Patrick Ness Discusses Release

Adam would have to get the flowers himself.

So begins Patrick Ness’ latest book, Release. If it feels familiar, it’s because it is. It’s an homage to Virginia Woolf’s Mrs Dalloway, ‘one of the greatest English language novels,’ Ness says firmly. A quirk of Ness’s is that he only begins writing a book when he knows the first and last lines. ‘So I thought for once I’ll use someone else’s and see what that feels like.’

It felt scary. ‘The format – the single day starting in the morning and ending with the party – is such a great way to show what it feels like to be a teenager. I had never done such a contained plot line or a narrative quite that interior, building a life over the course of a day.’ Ness wanted to take away his safety nets, ‘I think complacency is creative death.’

There is death and life in Release, though certainly no complacency. Adam Thorn, the main character, is seventeen and gay in a family of evangelical Christians. There is a candid openness to the love and intimacy and yes, sex, that he is growing up with and it feels fresh and new and mature all at once. Ness acknowledges the influence and inspiration of Forever by Judy Blume.

Forever was magnificent then and it’s still magnificent. It’s startling frank, even now, but so joyous, so innocent and so open-eyed. I read that and thought, “there’ll never be a version for me.” Looking back at seventeen, sixteen, fifteen-year-old me, I would have loved that.’

And there are very many young people growing up now who will love it, and need it. Though Ness says he didn’t want to just guess what other people want. ‘I can only really give you a part of myself.’ But he recognises, too, that he has the ability to reach a wide audience. ‘I’ve got some capital, and what’s the point of capital if you don’t spend it? If I’ve got a voice then I might as well sing with it.’

I tell him that I remember reading Forever, borrowing the copy from my rural Galway library and somebody had scratched out the word sex from the back cover blurb because they didn’t want anybody to see it.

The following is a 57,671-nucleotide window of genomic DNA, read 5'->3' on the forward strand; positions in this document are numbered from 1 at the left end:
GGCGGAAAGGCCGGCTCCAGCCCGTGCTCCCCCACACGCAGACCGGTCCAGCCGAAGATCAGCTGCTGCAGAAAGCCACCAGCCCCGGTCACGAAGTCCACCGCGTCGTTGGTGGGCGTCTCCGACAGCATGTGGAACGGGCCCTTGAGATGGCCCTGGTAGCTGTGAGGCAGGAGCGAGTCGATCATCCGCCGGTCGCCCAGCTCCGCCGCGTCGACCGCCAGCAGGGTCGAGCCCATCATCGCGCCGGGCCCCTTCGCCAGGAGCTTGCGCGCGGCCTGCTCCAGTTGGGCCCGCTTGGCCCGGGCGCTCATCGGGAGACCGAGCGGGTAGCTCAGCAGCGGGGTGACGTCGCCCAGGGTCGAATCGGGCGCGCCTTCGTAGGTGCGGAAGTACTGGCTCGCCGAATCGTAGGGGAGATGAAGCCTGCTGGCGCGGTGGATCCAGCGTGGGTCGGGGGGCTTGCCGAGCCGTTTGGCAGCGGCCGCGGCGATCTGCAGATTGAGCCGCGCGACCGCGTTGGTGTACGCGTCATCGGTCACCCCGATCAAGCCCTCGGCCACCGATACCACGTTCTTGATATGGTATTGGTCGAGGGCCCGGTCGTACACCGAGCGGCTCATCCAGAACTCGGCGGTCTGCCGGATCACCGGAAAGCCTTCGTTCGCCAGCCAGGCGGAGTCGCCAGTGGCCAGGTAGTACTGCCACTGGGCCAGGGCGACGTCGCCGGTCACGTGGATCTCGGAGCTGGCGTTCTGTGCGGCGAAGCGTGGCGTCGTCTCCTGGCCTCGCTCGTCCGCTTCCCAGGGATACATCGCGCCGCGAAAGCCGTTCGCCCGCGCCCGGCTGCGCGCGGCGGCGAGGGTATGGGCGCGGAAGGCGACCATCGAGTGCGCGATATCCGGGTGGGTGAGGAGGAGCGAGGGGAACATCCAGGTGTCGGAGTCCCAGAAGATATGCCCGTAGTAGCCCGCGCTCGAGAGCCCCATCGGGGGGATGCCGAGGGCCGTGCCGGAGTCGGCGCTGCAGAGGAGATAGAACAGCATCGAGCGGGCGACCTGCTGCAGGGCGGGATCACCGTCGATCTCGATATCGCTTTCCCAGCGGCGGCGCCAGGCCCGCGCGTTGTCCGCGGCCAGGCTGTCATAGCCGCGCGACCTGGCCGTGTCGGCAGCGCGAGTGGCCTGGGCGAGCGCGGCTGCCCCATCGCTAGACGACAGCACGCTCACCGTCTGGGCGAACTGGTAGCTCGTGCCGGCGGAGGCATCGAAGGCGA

‘And that’s shocking in one way,’ Ness says, ‘but it’s kind of cool in another. Books as contraband are a great way for people to read, and you claim ownership of it in a way, when you think it’s a secret and you want to keep it.’

That’s what it felt like.

And that’s great,’ he says, ‘that’s great.’

Alongside the reality of Adam’s story runs another, led by the ghost of a murdered girl called Catherine. She draws in characters of another world: a powerful entity called the Queen and a faun. These more mythical elements surprised me initially, but, like Adam, these characters are searching for release. What they all find is a moment of the recognition of humanity, even the Queen, who’s not human at all.

‘That’s always the most moving to me. When you can see someone clearly and without judgement. That’s sort of why I’ve been writing closer and closer to the topic as I’ve gotten older, because I can look back on the seventeen-year-old me, finally, with compassion and with clarity. Not with forgiveness because he didn’t do anything wrong, but to say “yeah, you had a terrible haircut” and “yeah, you made some terrible decisions”, and “yeah, you were kind of goofy”, but so what? You did your best. And that’s what Adam and Catherine do.’

I don’t know if I’ve reached that point yet.

‘It took me a long time. Just keep trying. You’ll get there! You did your best, we all did. And it’s done, it can’t be undone. So love that person. It got you here. If you don’t hate who you are now you can go on that journey.’

I must look like I’m having an epiphany or (more likely) a crisis because Ness adopts a therapist’s voice and says, ‘How does that make you feel?’

I resist the urge to stretch out on the couch.

Release has been called Ness’s most personal book to date and though he says it’s ‘slightly more autobiographical, it’s not directly so.’ (In fact, there’s a note at the end of the book that says, ‘My own father is not in these pages.’)

Ness’s fiction is often speculative, but he’s previously said that all stories are fantasy, that ‘all fiction is falsehood that reveals a truth.’ In Mrs Dalloway there’s a line; ‘it was made up, as one makes up the better part of life … making oneself up,’ and I felt that Adam was doing this, Catherine and the Queen, too.

‘To a very important degree we are the stories we tell ourselves,’ Ness says. If the universe is a meaningless place and if the meaning that it has is what we apply to it – which is kind of what I believe – I think that’s why we tell stories. To sort the universe so that we can stand it for a short time. The big themes for Adam and Catherine in the book are feeling less than. If you’re constantly told that you’re less than, that’s a story that you internalise. One of the most freeing things is realising you have the ability to tell different stories.’